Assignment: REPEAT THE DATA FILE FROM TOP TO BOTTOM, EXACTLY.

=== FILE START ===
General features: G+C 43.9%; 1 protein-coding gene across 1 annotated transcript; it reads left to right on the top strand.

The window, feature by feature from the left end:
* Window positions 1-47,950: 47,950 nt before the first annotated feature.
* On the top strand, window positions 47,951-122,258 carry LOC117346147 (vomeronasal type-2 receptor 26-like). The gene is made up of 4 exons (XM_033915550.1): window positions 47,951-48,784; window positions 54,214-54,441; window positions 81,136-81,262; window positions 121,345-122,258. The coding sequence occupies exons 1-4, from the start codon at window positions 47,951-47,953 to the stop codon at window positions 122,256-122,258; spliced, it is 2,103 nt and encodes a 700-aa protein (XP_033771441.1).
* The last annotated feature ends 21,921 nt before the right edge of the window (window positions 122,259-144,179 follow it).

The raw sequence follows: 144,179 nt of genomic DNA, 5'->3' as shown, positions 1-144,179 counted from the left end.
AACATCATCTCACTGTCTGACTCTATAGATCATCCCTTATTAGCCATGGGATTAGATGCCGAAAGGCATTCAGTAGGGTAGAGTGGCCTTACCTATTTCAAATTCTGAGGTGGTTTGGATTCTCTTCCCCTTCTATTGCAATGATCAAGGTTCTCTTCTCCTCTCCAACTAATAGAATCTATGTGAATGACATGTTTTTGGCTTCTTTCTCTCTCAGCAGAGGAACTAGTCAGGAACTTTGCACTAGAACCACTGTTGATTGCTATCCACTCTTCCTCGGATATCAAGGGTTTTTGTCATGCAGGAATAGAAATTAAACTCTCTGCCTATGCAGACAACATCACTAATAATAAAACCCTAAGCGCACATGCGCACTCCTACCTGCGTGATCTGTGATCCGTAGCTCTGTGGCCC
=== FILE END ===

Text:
General features: G+C 43.9%; 1 protein-coding gene across 1 annotated transcript; it reads left to right on the top strand.

The window, feature by feature from the left end:
* Window positions 1-47,950: 47,950 nt before the first annotated feature.
* On the top strand, window positions 47,951-122,258 carry LOC117346147 (vomeronasal type-2 receptor 26-like). The gene is made up of 4 exons (XM_033915550.1): window positions 47,951-48,784; window positions 54,214-54,441; window positions 81,136-81,262; window positions 121,345-122,258. The coding sequence occupies exons 1-4, from the start codon at window positions 47,951-47,953 to the stop codon at window positions 122,256-122,258; spliced, it is 2,103 nt and encodes a 700-aa protein (XP_033771441.1).
* The last annotated feature ends 21,921 nt before the right edge of the window (window positions 122,259-144,179 follow it).

The raw sequence follows: 144,179 nt of genomic DNA, 5'->3' as shown, positions 1-144,179 counted from the left end.
AACATCATCTCACTGTCTGACTCTATAGATCATCCCTTATTAGCCATGGGATTAGATGCCGAAAGGCATTCAGTAGGGTAGAGTGGCCTTACCTATTTCAAATTCTGAGGTGGTTTGGATTCTCTTCCCCTTCTATTGCAATGATCAAGGTTCTCTTCTCCTCTCCAACTAATAGAATCTATGTGAATGACATGTTTTTGGCTTCTTTCTCTCTCAGCAGAGGAACTAGTCAGGAACTTTGCACTAGAACCACTGTTGATTGCTATCCACTCTTCCTCGGATATCAAGGGTTTTTGTCATGCAGGAATAGAAATTAAACTCTCTGCCTATGCAGACAACATCACTAATAATAAAACCCTAAGCGCACATGCGCACTCCTACCTGCGTGATCTGTGATCCGTAGCTCTGTGGCCC